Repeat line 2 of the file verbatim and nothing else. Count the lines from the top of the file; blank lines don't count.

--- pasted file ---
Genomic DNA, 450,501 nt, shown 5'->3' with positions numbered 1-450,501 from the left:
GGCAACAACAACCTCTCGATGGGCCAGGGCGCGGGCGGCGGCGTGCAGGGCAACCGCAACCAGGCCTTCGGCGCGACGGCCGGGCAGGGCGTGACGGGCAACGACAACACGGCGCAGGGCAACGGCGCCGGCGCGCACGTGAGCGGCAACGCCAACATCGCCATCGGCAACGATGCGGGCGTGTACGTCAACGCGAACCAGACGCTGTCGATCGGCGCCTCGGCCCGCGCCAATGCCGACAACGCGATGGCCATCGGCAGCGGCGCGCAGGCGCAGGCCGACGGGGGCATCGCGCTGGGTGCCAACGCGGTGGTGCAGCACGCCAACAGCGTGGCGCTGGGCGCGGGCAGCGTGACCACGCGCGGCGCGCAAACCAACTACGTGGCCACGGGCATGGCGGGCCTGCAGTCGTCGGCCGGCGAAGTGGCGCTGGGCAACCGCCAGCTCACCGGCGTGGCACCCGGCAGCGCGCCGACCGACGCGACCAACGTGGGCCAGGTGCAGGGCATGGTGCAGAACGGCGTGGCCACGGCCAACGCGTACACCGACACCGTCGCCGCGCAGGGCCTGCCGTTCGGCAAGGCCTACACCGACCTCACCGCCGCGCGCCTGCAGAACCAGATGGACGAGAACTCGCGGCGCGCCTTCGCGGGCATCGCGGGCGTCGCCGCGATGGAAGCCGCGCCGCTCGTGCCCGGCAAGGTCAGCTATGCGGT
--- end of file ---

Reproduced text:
GGCAACAACAACCTCTCGATGGGCCAGGGCGCGGGCGGCGGCGTGCAGGGCAACCGCAACCAGGCCTTCGGCGCGACGGCCGGGCAGGGCGTGACGGGCAACGACAACACGGCGCAGGGCAACGGCGCCGGCGCGCACGTGAGCGGCAACGCCAACATCGCCATCGGCAACGATGCGGGCGTGTACGTCAACGCGAACCAGACGCTGTCGATCGGCGCCTCGGCCCGCGCCAATGCCGACAACGCGATGGCCATCGGCAGCGGCGCGCAGGCGCAGGCCGACGGGGGCATCGCGCTGGGTGCCAACGCGGTGGTGCAGCACGCCAACAGCGTGGCGCTGGGCGCGGGCAGCGTGACCACGCGCGGCGCGCAAACCAACTACGTGGCCACGGGCATGGCGGGCCTGCAGTCGTCGGCCGGCGAAGTGGCGCTGGGCAACCGCCAGCTCACCGGCGTGGCACCCGGCAGCGCGCCGACCGACGCGACCAACGTGGGCCAGGTGCAGGGCATGGTGCAGAACGGCGTGGCCACGGCCAACGCGTACACCGACACCGTCGCCGCGCAGGGCCTGCCGTTCGGCAAGGCCTACACCGACCTCACCGCCGCGCGCCTGCAGAACCAGATGGACGAGAACTCGCGGCGCGCCTTCGCGGGCATCGCGGGCGTCGCCGCGATGGAAGCCGCGCCGCTCGTGCCCGGCAAGGTCAGCTATGCGGT